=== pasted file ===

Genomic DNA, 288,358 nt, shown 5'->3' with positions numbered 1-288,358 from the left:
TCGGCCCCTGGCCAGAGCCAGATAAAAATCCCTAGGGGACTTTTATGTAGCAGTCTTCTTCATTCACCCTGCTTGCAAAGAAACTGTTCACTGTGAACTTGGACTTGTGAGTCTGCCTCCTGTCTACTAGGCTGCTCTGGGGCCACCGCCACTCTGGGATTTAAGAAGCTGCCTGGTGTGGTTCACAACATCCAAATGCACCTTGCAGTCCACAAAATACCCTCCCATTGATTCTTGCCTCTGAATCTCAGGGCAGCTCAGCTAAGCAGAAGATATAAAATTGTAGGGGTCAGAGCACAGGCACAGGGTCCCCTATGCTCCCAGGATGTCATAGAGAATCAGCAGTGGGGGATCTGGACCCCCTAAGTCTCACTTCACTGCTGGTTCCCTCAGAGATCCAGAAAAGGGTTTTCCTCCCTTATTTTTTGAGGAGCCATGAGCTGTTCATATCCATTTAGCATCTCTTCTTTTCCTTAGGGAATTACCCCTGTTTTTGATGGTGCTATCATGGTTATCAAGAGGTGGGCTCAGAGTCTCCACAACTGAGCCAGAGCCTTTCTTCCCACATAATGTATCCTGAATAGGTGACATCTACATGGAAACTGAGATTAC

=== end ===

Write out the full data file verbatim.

Genomic DNA, 288,358 nt, shown 5'->3' with positions numbered 1-288,358 from the left:
TCGGCCCCTGGCCAGAGCCAGATAAAAATCCCTAGGGGACTTTTATGTAGCAGTCTTCTTCATTCACCCTGCTTGCAAAGAAACTGTTCACTGTGAACTTGGACTTGTGAGTCTGCCTCCTGTCTACTAGGCTGCTCTGGGGCCACCGCCACTCTGGGATTTAAGAAGCTGCCTGGTGTGGTTCACAACATCCAAATGCACCTTGCAGTCCACAAAATACCCTCCCATTGATTCTTGCCTCTGAATCTCAGGGCAGCTCAGCTAAGCAGAAGATATAAAATTGTAGGGGTCAGAGCACAGGCACAGGGTCCCCTATGCTCCCAGGATGTCATAGAGAATCAGCAGTGGGGGATCTGGACCCCCTAAGTCTCACTTCACTGCTGGTTCCCTCAGAGATCCAGAAAAGGGTTTTCCTCCCTTATTTTTTGAGGAGCCATGAGCTGTTCATATCCATTTAGCATCTCTTCTTTTCCTTAGGGAATTACCCCTGTTTTTGATGGTGCTATCATGGTTATCAAGAGGTGGGCTCAGAGTCTCCACAACTGAGCCAGAGCCTTTCTTCCCACATAATGTATCCTGAATAGGTGACATCTACATGGAAACTGAGATTAC